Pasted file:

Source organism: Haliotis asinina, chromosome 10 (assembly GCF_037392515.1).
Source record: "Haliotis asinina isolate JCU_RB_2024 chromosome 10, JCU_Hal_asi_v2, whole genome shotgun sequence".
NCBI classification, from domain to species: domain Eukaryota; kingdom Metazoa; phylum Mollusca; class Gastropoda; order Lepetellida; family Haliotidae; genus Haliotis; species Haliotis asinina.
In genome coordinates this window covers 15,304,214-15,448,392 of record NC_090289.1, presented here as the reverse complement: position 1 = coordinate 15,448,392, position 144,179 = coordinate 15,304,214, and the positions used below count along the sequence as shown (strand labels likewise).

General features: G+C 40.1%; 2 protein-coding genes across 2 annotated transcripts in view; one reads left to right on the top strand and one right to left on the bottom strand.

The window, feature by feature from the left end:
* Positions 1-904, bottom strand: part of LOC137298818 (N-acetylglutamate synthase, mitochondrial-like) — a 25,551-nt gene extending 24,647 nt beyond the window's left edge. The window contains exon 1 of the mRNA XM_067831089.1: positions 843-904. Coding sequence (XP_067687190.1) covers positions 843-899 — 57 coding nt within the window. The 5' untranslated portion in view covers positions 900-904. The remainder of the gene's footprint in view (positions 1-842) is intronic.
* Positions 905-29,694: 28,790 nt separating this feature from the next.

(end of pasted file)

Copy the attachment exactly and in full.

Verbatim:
Source organism: Haliotis asinina, chromosome 10 (assembly GCF_037392515.1).
Source record: "Haliotis asinina isolate JCU_RB_2024 chromosome 10, JCU_Hal_asi_v2, whole genome shotgun sequence".
NCBI classification, from domain to species: domain Eukaryota; kingdom Metazoa; phylum Mollusca; class Gastropoda; order Lepetellida; family Haliotidae; genus Haliotis; species Haliotis asinina.
In genome coordinates this window covers 15,304,214-15,448,392 of record NC_090289.1, presented here as the reverse complement: position 1 = coordinate 15,448,392, position 144,179 = coordinate 15,304,214, and the positions used below count along the sequence as shown (strand labels likewise).

General features: G+C 40.1%; 2 protein-coding genes across 2 annotated transcripts in view; one reads left to right on the top strand and one right to left on the bottom strand.

The window, feature by feature from the left end:
* Positions 1-904, bottom strand: part of LOC137298818 (N-acetylglutamate synthase, mitochondrial-like) — a 25,551-nt gene extending 24,647 nt beyond the window's left edge. The window contains exon 1 of the mRNA XM_067831089.1: positions 843-904. Coding sequence (XP_067687190.1) covers positions 843-899 — 57 coding nt within the window. The 5' untranslated portion in view covers positions 900-904. The remainder of the gene's footprint in view (positions 1-842) is intronic.
* Positions 905-29,694: 28,790 nt separating this feature from the next.